Background: Adult survivors of childhood central nervous system (CNS) tumors may be at risk for pulmonary dysfunction. This study enumerates the incidence of pulmonary dysfunction and explores associations between craniospinal irradiation (CSI) and pulmonary dysfunction among survivors of childhood CNS tumors.
Methods: Participants included Childhood Cancer Survivor Study (CCSS) cohort members treated for CNS malignancies when <age 21, who survived 5+ years, and sibling comparisons. Medical records were abstracted and participants completed questionnaires that asked about the nature and timing of pulmonary dysfunction. Incidence rates were calculated, and Poisson regression, adjusted for chemotherapy exposures, was used to evaluate associations between CSI and pulmonary dysfunction.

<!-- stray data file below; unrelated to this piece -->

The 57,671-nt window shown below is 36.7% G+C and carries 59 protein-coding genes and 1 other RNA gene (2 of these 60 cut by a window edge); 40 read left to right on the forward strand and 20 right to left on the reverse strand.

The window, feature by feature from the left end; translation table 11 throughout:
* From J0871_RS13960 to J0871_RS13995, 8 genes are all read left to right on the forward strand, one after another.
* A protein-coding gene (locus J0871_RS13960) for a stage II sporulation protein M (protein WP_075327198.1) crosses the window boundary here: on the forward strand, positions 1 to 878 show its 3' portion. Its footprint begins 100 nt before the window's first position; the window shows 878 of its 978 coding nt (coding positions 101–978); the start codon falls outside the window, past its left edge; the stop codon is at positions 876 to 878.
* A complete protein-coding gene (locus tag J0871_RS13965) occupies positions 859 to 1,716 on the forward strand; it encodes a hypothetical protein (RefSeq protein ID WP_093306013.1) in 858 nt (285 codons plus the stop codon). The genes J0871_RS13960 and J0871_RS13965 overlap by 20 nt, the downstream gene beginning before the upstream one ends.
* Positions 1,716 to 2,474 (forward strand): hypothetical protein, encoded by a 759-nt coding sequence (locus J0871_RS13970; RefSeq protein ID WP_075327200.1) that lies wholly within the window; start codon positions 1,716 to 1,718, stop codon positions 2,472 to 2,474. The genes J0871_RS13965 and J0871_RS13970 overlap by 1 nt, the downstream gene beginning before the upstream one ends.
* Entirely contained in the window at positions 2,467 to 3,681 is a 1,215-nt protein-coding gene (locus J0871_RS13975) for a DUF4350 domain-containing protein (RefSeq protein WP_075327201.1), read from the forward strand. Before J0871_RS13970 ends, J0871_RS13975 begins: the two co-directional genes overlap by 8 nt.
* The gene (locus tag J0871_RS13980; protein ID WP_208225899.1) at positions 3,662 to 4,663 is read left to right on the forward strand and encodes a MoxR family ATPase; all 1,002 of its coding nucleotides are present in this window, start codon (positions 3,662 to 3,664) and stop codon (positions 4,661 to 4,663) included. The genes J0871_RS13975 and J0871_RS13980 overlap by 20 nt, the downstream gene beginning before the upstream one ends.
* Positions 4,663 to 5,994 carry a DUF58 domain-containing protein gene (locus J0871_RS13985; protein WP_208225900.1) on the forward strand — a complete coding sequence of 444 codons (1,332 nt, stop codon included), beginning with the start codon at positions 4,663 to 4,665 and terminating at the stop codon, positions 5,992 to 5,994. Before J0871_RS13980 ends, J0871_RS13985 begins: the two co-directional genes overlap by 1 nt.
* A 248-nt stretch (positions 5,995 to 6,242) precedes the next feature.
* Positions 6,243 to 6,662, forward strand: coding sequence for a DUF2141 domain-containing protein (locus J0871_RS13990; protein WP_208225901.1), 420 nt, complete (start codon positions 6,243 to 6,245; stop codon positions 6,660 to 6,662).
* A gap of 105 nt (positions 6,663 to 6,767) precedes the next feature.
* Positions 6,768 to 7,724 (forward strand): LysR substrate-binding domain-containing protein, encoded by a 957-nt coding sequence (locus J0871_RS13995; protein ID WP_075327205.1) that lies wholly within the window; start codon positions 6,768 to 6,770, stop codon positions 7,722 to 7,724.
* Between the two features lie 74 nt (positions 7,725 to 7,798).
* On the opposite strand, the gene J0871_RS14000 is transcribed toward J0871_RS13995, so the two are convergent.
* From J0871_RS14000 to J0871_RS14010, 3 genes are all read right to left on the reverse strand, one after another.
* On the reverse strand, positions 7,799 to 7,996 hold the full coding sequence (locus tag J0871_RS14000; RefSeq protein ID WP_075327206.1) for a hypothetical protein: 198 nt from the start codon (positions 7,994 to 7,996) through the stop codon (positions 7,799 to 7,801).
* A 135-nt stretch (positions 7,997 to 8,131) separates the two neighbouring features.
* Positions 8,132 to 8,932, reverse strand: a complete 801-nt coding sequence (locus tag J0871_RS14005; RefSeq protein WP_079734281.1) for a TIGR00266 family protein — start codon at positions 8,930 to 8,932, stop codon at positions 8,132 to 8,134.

Results: Survivor participants (N = 1,653) were 54.7% male, median age at diagnosis 7.6 (range 0-21), and median time from cohort entry 18.5 (range 3.3-33.9) years. The incidence of pulmonary dysfunction (per 1,000 person years) was 9.1 (95% CI 7.8-10.6) for emphysema/obliterative bronchiolitis and >3.0 for asthma, chronic cough and need for extra oxygen. Rates of fibrosis (RR 2.0, 95% CI 1.0-3.9), chest wall abnormalities (RR 19.0, 95% CI 4.2-85.7), chronic cough (RR 1.6, 95% CI 1.2-2.1) and need for supplemental oxygen (RR 2.5, 95% CI 1.9-3.3) were higher among survivors than among siblings. Survivors treated with CSI were 10.4 (95% CI 7.6-14.4) times more likely than those not exposed to report chest wall deformity.
Conclusion: Adult survivors of CNS malignancy have high rates of pulmonary dysfunction 5+ years after diagnosis. Survivors treated with CSI should be monitored for pulmonary disease to permit early interventions.
Keywords: CNS malignancy; childhood survivors; craniospinal radiation; pulmonary late effect.
© 2013 Wiley Periodicals, Inc.